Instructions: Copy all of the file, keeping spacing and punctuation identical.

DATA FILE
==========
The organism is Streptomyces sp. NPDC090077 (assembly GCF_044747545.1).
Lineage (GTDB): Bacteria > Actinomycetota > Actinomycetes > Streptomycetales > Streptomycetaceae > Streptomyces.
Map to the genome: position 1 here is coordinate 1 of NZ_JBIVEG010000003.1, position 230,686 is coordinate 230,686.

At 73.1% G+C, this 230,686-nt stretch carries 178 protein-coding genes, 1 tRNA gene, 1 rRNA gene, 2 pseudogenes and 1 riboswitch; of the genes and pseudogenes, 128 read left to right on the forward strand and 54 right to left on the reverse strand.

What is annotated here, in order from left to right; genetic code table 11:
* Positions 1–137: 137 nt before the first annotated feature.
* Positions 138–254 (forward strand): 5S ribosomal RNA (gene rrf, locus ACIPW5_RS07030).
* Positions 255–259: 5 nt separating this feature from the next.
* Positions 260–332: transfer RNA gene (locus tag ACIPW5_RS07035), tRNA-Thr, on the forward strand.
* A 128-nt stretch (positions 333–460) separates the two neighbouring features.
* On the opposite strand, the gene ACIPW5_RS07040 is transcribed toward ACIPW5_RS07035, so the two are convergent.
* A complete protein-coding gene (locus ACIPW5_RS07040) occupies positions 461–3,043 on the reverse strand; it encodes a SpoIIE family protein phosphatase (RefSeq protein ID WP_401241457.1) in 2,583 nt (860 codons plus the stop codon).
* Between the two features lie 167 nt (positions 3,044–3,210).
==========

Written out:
The organism is Streptomyces sp. NPDC090077 (assembly GCF_044747545.1).
Lineage (GTDB): Bacteria > Actinomycetota > Actinomycetes > Streptomycetales > Streptomycetaceae > Streptomyces.
Map to the genome: position 1 here is coordinate 1 of NZ_JBIVEG010000003.1, position 230,686 is coordinate 230,686.

At 73.1% G+C, this 230,686-nt stretch carries 178 protein-coding genes, 1 tRNA gene, 1 rRNA gene, 2 pseudogenes and 1 riboswitch; of the genes and pseudogenes, 128 read left to right on the forward strand and 54 right to left on the reverse strand.

What is annotated here, in order from left to right; genetic code table 11:
* Positions 1–137: 137 nt before the first annotated feature.
* Positions 138–254 (forward strand): 5S ribosomal RNA (gene rrf, locus ACIPW5_RS07030).
* Positions 255–259: 5 nt separating this feature from the next.
* Positions 260–332: transfer RNA gene (locus tag ACIPW5_RS07035), tRNA-Thr, on the forward strand.
* A 128-nt stretch (positions 333–460) separates the two neighbouring features.
* On the opposite strand, the gene ACIPW5_RS07040 is transcribed toward ACIPW5_RS07035, so the two are convergent.
* A complete protein-coding gene (locus ACIPW5_RS07040) occupies positions 461–3,043 on the reverse strand; it encodes a SpoIIE family protein phosphatase (RefSeq protein ID WP_401241457.1) in 2,583 nt (860 codons plus the stop codon).
* Between the two features lie 167 nt (positions 3,044–3,210).